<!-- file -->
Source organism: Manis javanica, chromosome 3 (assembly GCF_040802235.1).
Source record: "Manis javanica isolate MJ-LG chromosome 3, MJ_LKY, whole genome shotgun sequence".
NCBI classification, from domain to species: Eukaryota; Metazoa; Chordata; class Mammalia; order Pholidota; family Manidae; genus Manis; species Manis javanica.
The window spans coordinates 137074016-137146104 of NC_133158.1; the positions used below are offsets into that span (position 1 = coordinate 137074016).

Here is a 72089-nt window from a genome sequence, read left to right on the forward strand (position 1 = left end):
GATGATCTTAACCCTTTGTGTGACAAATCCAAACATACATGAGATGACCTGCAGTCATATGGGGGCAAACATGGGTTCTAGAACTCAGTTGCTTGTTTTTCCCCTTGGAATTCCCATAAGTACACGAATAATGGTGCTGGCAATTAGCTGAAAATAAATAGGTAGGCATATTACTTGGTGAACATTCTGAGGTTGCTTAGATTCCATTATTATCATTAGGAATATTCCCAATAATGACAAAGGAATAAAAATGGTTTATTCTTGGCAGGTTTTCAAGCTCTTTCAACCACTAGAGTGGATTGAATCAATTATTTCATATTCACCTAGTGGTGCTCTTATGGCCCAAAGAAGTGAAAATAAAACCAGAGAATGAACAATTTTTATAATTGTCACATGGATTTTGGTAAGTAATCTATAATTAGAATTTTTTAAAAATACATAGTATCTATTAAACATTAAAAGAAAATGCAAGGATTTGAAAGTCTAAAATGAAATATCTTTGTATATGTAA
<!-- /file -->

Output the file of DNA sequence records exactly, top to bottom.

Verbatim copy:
Source organism: Manis javanica, chromosome 3 (assembly GCF_040802235.1).
Source record: "Manis javanica isolate MJ-LG chromosome 3, MJ_LKY, whole genome shotgun sequence".
NCBI classification, from domain to species: Eukaryota; Metazoa; Chordata; class Mammalia; order Pholidota; family Manidae; genus Manis; species Manis javanica.
The window spans coordinates 137074016-137146104 of NC_133158.1; the positions used below are offsets into that span (position 1 = coordinate 137074016).

Here is a 72089-nt window from a genome sequence, read left to right on the forward strand (position 1 = left end):
GATGATCTTAACCCTTTGTGTGACAAATCCAAACATACATGAGATGACCTGCAGTCATATGGGGGCAAACATGGGTTCTAGAACTCAGTTGCTTGTTTTTCCCCTTGGAATTCCCATAAGTACACGAATAATGGTGCTGGCAATTAGCTGAAAATAAATAGGTAGGCATATTACTTGGTGAACATTCTGAGGTTGCTTAGATTCCATTATTATCATTAGGAATATTCCCAATAATGACAAAGGAATAAAAATGGTTTATTCTTGGCAGGTTTTCAAGCTCTTTCAACCACTAGAGTGGATTGAATCAATTATTTCATATTCACCTAGTGGTGCTCTTATGGCCCAAAGAAGTGAAAATAAAACCAGAGAATGAACAATTTTTATAATTGTCACATGGATTTTGGTAAGTAATCTATAATTAGAATTTTTTAAAAATACATAGTATCTATTAAACATTAAAAGAAAATGCAAGGATTTGAAAGTCTAAAATGAAATATCTTTGTATATGTAA